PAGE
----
Equity Income for Your Portfolio | BetaShares Insights

Equity income, it’s a multi-decade theme

BY Legg Mason | 29 August 2018
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Equity Income, it's a multi decade theme

After nearly a decade of incredibly easy monetary policy, the global interest rate cycle is turning. The US Federal Reserve has started to increase official interest rates and unwind quantitative easing and in Australia, although official interest rates are on hold, the next move is more likely to be up rather than down. So where does this leave equity income strategies that have benefited so much from historically low interest rates?

Structural themes matter most

Right now, we are in the early stages of the interest rate cycle but it’s not really policy tightening. It’s actually policy normalisation. It’s all about taking the US Federal Funds rate from zero back up to a more “normal” level relative to history, now that the US economy has recovered. And it’s important to remember that it’s cyclical – it should only continue for a relatively short period of time. The more significant long-term driver of demand for equity income is a structural change in demographics that isn’t going to disappear anytime soon. The dominant “baby boomer” generation is entering retirement and seeking to generate sufficient income on which to live. So income is becoming an increasingly important component of investment returns. Meeting the income requirements of these investors in a relatively low interest rate world is a project spanning decades and it will inevitably require continued diversification of yield portfolios with a strong focus on equities.

The demographic imperative of income growth

Australians are also living longer and this trend is forecast to continue. As the chart below shows, the life expectancy of Australian men and women is now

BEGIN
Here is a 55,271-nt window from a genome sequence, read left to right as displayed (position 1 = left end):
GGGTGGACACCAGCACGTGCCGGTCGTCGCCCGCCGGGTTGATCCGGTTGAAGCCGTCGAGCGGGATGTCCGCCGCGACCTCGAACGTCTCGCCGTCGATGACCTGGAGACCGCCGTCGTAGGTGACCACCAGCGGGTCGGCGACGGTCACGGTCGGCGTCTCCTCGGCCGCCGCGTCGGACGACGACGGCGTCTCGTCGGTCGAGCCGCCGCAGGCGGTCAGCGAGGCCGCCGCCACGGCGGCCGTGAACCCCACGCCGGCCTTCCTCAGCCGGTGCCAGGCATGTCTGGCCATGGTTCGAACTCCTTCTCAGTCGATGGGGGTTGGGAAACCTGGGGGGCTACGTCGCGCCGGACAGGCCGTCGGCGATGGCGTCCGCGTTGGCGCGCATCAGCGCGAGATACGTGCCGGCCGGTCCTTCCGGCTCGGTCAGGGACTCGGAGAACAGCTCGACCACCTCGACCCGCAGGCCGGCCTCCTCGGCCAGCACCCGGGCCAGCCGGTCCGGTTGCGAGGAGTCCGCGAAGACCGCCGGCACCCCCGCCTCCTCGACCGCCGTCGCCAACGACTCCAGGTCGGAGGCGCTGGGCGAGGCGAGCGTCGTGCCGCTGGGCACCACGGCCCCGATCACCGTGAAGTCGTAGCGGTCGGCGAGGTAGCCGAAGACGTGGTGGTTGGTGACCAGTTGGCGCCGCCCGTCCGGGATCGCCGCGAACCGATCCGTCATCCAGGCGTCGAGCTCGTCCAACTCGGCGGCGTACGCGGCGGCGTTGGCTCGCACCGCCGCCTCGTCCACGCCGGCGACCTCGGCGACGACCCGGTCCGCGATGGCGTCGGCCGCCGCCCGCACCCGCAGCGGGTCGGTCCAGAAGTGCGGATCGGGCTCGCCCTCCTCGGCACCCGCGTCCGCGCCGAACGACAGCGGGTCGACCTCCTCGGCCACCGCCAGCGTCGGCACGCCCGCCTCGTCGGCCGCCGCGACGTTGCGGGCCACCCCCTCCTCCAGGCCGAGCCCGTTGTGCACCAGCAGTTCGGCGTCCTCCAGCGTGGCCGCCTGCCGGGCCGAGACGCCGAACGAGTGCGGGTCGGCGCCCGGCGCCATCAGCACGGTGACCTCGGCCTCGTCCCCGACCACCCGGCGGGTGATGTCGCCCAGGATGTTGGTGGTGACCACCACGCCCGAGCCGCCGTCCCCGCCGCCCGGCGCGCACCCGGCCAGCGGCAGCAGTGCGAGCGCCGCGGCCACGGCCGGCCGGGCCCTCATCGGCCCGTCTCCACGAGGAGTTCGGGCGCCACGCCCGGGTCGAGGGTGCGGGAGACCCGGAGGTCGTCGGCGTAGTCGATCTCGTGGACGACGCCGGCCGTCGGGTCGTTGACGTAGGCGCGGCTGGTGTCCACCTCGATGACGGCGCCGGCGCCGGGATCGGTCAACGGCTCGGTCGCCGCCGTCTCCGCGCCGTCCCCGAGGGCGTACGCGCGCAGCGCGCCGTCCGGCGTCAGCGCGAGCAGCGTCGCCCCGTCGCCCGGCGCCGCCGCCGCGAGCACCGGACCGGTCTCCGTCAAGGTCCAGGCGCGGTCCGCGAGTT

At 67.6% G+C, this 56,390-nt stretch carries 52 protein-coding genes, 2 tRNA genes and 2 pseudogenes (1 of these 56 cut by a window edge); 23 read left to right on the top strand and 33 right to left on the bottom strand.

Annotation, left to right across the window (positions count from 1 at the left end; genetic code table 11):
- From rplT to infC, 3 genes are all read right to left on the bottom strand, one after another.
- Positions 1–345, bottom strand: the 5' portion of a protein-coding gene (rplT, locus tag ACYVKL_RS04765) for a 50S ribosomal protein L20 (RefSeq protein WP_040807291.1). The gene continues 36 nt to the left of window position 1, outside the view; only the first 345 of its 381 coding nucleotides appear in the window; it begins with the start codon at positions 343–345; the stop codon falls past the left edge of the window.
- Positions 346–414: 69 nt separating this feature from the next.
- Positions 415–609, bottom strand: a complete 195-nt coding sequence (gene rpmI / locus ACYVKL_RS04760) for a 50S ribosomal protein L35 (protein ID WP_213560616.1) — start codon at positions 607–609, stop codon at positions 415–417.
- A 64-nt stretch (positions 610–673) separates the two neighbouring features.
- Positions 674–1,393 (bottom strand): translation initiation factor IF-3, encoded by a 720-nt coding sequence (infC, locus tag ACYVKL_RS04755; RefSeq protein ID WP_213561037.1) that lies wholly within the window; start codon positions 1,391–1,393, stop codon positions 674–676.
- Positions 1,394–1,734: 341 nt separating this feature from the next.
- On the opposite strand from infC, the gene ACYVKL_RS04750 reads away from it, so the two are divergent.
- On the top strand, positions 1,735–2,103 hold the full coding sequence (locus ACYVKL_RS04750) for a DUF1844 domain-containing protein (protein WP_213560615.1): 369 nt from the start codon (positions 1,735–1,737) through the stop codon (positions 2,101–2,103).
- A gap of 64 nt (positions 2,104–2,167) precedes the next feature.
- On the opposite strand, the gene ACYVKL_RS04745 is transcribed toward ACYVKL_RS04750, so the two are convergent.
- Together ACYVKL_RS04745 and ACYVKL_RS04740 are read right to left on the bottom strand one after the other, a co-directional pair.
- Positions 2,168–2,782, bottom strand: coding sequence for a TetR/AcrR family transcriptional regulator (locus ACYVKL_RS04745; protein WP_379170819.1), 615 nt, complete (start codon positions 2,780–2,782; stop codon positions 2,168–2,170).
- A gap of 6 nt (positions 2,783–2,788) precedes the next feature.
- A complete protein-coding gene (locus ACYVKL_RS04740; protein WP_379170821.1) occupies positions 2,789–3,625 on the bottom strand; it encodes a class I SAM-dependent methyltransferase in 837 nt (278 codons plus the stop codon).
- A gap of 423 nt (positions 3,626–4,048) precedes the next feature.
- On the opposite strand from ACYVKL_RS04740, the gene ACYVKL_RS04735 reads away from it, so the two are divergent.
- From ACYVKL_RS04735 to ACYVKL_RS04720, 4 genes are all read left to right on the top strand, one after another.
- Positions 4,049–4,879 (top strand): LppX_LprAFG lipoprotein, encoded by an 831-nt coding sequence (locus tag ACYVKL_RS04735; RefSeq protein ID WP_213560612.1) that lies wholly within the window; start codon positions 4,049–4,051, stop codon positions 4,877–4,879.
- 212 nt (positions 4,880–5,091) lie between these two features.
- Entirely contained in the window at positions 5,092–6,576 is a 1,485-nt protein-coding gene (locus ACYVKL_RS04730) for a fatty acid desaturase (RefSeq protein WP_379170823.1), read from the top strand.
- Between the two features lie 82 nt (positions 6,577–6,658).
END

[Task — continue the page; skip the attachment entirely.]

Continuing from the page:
over 90 years and has increased by around 20 years since 1960. So the probability that we outlive our savings is growing – this is known as longevity risk. Investors seeking income should therefore focus on solutions that can provide a sustainable, growing and real (after inflation) income stream, while also protecting their capital base. In our view, this requires a change in investor behaviour and the need to challenge some traditional investment approaches.

Australian life expectancy (at birth)

Source: Australian Institute of Health and Welfare, Australian Treasury Intergenerational Report, ABS, March 2018

Active ETF equity income solutions

A successful equity income fund needs to focus on two objectives. Firstly, it should target companies whose dividends are both sustainable in difficult economic conditions and are expected to increase in value over time. Secondly, through active management of company selection, the goal is to identify companies that offer the potential for long-term capital growth, thus increasing the value of units for the investor. BetaShares Legg Mason has two new equity income Active ETFs designed to meet these specific needs.